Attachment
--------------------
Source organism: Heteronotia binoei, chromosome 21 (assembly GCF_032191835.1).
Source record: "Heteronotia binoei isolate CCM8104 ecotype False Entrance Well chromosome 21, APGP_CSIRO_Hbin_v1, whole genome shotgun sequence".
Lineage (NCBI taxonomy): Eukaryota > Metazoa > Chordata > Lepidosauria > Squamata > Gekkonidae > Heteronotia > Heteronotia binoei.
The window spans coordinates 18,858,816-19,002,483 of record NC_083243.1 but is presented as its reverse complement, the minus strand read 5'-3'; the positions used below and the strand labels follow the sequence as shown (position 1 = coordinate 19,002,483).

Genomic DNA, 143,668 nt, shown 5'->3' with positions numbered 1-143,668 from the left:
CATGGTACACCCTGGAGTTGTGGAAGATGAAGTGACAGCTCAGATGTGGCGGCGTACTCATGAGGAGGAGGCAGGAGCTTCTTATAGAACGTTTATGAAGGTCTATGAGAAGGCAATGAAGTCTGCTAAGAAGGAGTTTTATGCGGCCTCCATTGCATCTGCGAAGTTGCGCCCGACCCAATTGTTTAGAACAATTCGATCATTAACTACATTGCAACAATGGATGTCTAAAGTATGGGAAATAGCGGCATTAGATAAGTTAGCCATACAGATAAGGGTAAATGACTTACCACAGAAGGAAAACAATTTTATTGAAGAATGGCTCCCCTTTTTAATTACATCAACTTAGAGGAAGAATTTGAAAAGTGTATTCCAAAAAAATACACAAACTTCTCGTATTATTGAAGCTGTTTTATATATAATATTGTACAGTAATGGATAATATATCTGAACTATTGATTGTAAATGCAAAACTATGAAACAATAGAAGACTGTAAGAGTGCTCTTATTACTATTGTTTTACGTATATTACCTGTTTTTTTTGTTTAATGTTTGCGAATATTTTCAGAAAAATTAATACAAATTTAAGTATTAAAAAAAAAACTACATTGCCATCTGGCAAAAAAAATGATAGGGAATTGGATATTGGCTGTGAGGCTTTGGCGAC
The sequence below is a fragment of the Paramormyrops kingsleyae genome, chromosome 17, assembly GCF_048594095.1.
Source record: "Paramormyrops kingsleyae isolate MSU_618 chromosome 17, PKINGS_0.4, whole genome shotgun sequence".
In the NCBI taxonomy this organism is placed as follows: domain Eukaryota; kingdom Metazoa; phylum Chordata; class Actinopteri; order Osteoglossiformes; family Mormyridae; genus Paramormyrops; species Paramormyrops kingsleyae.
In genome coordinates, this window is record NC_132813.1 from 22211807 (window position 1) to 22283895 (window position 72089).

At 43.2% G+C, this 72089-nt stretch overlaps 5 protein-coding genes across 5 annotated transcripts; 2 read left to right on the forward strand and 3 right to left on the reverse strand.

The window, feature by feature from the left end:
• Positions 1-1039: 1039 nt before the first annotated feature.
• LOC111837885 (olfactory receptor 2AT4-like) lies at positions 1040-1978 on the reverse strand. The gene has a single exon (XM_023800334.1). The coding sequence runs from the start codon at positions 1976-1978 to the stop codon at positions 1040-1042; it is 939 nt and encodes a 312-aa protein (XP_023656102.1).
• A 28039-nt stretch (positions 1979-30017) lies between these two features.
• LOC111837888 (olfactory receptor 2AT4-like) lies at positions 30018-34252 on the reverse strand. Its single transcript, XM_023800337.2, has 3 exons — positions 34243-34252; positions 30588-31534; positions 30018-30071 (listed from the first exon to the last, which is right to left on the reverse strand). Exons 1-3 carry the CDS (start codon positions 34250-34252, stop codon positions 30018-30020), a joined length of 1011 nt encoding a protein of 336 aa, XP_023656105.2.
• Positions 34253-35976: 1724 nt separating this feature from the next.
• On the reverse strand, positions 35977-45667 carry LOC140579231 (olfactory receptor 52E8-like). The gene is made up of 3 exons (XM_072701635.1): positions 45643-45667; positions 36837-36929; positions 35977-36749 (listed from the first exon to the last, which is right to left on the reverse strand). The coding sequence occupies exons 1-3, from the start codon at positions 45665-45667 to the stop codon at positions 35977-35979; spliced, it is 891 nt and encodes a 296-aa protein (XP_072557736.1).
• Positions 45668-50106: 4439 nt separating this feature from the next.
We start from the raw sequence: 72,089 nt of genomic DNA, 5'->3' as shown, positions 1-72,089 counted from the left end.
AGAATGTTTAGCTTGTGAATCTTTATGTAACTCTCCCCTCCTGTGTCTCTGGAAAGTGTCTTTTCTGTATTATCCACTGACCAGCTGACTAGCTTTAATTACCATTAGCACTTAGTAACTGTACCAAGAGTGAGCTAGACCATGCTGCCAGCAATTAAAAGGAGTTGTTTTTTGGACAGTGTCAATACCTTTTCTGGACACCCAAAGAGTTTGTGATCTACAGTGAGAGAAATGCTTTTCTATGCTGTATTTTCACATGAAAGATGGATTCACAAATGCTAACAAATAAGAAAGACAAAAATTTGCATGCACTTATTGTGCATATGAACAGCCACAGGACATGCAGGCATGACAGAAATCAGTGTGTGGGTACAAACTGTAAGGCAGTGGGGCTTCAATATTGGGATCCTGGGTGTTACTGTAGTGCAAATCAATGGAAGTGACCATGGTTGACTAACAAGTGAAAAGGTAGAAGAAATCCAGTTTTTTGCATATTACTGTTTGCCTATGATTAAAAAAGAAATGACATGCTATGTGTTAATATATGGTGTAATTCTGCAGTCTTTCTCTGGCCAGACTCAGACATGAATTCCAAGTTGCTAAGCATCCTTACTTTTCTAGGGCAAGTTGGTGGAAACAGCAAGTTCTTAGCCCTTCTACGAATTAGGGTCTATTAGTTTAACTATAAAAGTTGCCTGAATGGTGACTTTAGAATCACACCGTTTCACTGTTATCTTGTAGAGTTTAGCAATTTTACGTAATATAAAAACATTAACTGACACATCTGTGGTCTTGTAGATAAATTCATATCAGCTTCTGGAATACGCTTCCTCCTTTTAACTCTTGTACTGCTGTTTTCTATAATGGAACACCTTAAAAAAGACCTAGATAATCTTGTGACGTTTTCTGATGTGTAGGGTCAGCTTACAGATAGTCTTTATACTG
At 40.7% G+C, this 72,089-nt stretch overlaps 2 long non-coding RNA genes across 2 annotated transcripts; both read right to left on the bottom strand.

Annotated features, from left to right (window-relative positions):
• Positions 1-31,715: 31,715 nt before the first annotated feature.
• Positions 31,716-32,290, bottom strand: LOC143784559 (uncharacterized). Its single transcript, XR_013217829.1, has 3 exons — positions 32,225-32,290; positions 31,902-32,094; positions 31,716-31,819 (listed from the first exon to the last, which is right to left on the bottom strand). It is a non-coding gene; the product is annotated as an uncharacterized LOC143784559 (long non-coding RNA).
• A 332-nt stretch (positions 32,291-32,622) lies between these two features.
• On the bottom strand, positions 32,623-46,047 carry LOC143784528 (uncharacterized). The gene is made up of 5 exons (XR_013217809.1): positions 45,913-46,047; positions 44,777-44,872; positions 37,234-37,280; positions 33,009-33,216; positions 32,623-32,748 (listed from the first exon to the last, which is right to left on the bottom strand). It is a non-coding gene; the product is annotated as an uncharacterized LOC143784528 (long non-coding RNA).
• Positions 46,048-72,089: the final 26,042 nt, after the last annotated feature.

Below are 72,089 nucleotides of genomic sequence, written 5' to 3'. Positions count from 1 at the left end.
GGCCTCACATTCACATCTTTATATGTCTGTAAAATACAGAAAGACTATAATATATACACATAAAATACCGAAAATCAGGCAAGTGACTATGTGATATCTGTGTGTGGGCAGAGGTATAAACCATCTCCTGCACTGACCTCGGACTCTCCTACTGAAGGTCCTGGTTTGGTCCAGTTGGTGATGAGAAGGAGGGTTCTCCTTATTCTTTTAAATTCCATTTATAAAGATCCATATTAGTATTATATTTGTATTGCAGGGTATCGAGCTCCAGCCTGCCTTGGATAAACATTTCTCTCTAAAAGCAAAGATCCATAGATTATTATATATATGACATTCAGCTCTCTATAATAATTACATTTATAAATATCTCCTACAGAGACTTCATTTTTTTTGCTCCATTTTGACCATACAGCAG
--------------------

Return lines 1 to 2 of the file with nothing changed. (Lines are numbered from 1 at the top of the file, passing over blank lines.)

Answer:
Source organism: Heteronotia binoei, chromosome 21 (assembly GCF_032191835.1).
Source record: "Heteronotia binoei isolate CCM8104 ecotype False Entrance Well chromosome 21, APGP_CSIRO_Hbin_v1, whole genome shotgun sequence".